Parental Alienation

Do You Feel Your ex has turned your child against you?

Mediation can help with any disputes between families that may lead to parental alienation, 

Parental Alienation what is it? How can We Help?

parental alienation
What Is Parental Alienation?

Parental alienation is a form of psychological abuse in which one parent attempts to isolate and alienate the other parent from their child’s life.

This can have long-term, damaging effects on a child’s sense of security and well-being.

The family as an institution goes through various challenges, one of them being divorced.

When parents separate, there is a high likelihood that the children will be turned against the parent they do not live. This is an act that significantly causes psychological damage to the child.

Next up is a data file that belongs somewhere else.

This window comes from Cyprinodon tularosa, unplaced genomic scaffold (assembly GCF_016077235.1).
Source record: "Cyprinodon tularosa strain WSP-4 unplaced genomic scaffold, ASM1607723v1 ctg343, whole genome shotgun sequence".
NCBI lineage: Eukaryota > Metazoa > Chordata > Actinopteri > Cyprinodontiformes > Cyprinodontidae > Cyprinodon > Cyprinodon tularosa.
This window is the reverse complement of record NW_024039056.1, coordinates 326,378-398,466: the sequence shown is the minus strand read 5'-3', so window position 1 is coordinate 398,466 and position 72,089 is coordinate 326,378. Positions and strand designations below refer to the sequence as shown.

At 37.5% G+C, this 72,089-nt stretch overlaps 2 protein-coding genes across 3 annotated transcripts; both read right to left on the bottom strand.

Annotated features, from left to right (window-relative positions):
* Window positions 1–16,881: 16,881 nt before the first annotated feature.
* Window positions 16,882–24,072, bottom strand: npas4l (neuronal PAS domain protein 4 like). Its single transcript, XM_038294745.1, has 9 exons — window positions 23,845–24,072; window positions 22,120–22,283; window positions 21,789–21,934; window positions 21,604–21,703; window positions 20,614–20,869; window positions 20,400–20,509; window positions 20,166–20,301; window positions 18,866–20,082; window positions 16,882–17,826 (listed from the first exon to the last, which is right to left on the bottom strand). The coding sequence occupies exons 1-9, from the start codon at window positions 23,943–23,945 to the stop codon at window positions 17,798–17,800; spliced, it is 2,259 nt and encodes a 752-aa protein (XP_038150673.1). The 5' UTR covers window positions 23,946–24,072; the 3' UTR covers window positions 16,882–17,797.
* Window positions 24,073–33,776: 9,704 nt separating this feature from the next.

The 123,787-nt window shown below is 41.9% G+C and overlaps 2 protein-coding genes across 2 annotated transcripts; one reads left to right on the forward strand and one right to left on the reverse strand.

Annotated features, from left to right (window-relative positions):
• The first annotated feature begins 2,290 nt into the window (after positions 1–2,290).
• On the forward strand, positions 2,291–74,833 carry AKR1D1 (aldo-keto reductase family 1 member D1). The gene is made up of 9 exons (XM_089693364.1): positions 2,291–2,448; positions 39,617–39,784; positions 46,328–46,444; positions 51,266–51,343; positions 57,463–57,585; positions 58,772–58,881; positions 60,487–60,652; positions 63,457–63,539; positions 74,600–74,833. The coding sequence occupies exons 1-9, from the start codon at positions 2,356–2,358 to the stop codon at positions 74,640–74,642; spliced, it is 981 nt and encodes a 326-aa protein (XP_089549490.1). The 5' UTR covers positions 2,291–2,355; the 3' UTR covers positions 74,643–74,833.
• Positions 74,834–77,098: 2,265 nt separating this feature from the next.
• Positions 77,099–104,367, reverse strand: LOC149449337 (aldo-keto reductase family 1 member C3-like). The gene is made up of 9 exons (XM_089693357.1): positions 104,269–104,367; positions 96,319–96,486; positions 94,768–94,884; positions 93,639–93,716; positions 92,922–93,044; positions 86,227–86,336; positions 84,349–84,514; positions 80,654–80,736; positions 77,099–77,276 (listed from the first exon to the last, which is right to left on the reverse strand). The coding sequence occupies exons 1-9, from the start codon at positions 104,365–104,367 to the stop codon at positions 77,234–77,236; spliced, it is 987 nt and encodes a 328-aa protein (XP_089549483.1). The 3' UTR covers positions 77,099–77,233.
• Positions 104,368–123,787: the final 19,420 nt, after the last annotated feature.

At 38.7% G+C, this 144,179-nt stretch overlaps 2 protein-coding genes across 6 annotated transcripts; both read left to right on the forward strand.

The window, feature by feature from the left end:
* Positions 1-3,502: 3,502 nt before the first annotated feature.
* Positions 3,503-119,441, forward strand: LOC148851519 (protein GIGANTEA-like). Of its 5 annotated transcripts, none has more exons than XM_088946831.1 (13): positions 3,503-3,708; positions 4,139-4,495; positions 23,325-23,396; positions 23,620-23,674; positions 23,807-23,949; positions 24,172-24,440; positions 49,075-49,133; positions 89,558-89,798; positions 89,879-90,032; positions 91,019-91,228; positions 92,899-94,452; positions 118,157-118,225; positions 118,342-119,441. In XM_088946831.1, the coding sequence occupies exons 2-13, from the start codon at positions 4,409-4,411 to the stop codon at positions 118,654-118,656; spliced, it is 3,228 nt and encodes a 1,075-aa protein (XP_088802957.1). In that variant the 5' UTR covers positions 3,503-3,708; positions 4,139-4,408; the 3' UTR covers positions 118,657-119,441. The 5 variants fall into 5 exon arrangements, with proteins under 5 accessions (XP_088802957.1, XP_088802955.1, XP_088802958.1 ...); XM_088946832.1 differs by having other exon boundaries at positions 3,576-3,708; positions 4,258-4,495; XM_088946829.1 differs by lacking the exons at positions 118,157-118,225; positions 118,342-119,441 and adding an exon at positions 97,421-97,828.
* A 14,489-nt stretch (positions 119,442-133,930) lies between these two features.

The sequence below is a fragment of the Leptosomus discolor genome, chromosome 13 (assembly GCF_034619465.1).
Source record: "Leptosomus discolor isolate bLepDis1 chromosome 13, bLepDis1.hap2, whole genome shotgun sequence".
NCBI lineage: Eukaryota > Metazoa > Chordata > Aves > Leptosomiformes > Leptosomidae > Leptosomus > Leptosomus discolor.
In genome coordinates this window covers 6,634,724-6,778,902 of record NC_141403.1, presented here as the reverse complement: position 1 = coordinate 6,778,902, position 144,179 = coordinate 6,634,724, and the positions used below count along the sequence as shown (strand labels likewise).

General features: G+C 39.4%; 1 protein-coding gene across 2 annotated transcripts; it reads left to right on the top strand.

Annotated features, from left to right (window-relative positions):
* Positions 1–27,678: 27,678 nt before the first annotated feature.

The children develop feelings of fear and disrespect towards the parent.

Long-term effects may be witnessed where the child will even be affected mentally.

How Does Mediation Help?

Mediation can be an effective way to resolve disputes between parents and prevent further damage from parental alienation. Mediation helps both parties communicate more effectively about issues relating to parenting such as living arrangements, contact schedules, education choices, etc., without becoming angry or defensive. It allows for each party’s voice to be heard while being respectful of the other person’s opinion which can help create a more secure environment for the child involved.


By having an impartial third-party present during mediation, both sides are encouraged to work out their differences in an amicable manner rather than resorting to vindictive tactics which could sabotage the process or hurt the child involved even further. The mediator also helps ensure that any agreements reached between both parties are fair and equitable which can help foster healthier relationships in the future for everyone involved.